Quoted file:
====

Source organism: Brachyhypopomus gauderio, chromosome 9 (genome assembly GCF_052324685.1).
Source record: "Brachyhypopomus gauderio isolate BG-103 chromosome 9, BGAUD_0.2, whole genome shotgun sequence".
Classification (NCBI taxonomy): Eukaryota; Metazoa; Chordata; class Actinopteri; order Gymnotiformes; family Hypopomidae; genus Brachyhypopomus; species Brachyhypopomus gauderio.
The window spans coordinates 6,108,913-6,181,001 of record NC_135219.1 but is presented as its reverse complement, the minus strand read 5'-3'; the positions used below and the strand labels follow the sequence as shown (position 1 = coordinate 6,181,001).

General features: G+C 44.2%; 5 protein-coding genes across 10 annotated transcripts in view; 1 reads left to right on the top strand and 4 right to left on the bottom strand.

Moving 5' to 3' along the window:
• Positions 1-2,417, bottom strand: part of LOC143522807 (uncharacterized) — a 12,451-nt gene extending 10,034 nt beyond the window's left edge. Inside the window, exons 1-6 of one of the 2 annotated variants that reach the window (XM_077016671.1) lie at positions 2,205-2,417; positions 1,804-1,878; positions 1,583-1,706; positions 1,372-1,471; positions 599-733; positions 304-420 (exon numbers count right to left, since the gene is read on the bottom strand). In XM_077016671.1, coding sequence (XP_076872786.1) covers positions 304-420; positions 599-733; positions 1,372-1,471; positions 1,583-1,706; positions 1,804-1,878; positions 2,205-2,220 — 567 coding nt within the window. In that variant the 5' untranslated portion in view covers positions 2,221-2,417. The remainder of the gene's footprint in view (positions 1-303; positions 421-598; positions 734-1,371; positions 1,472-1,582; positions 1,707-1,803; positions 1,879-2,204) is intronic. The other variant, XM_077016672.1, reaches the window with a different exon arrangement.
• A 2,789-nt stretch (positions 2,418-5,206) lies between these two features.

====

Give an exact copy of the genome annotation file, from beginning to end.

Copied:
Source organism: Brachyhypopomus gauderio, chromosome 9 (genome assembly GCF_052324685.1).
Source record: "Brachyhypopomus gauderio isolate BG-103 chromosome 9, BGAUD_0.2, whole genome shotgun sequence".
Classification (NCBI taxonomy): Eukaryota; Metazoa; Chordata; class Actinopteri; order Gymnotiformes; family Hypopomidae; genus Brachyhypopomus; species Brachyhypopomus gauderio.
The window spans coordinates 6,108,913-6,181,001 of record NC_135219.1 but is presented as its reverse complement, the minus strand read 5'-3'; the positions used below and the strand labels follow the sequence as shown (position 1 = coordinate 6,181,001).

General features: G+C 44.2%; 5 protein-coding genes across 10 annotated transcripts in view; 1 reads left to right on the top strand and 4 right to left on the bottom strand.

Moving 5' to 3' along the window:
• Positions 1-2,417, bottom strand: part of LOC143522807 (uncharacterized) — a 12,451-nt gene extending 10,034 nt beyond the window's left edge. Inside the window, exons 1-6 of one of the 2 annotated variants that reach the window (XM_077016671.1) lie at positions 2,205-2,417; positions 1,804-1,878; positions 1,583-1,706; positions 1,372-1,471; positions 599-733; positions 304-420 (exon numbers count right to left, since the gene is read on the bottom strand). In XM_077016671.1, coding sequence (XP_076872786.1) covers positions 304-420; positions 599-733; positions 1,372-1,471; positions 1,583-1,706; positions 1,804-1,878; positions 2,205-2,220 — 567 coding nt within the window. In that variant the 5' untranslated portion in view covers positions 2,221-2,417. The remainder of the gene's footprint in view (positions 1-303; positions 421-598; positions 734-1,371; positions 1,472-1,582; positions 1,707-1,803; positions 1,879-2,204) is intronic. The other variant, XM_077016672.1, reaches the window with a different exon arrangement.
• A 2,789-nt stretch (positions 2,418-5,206) lies between these two features.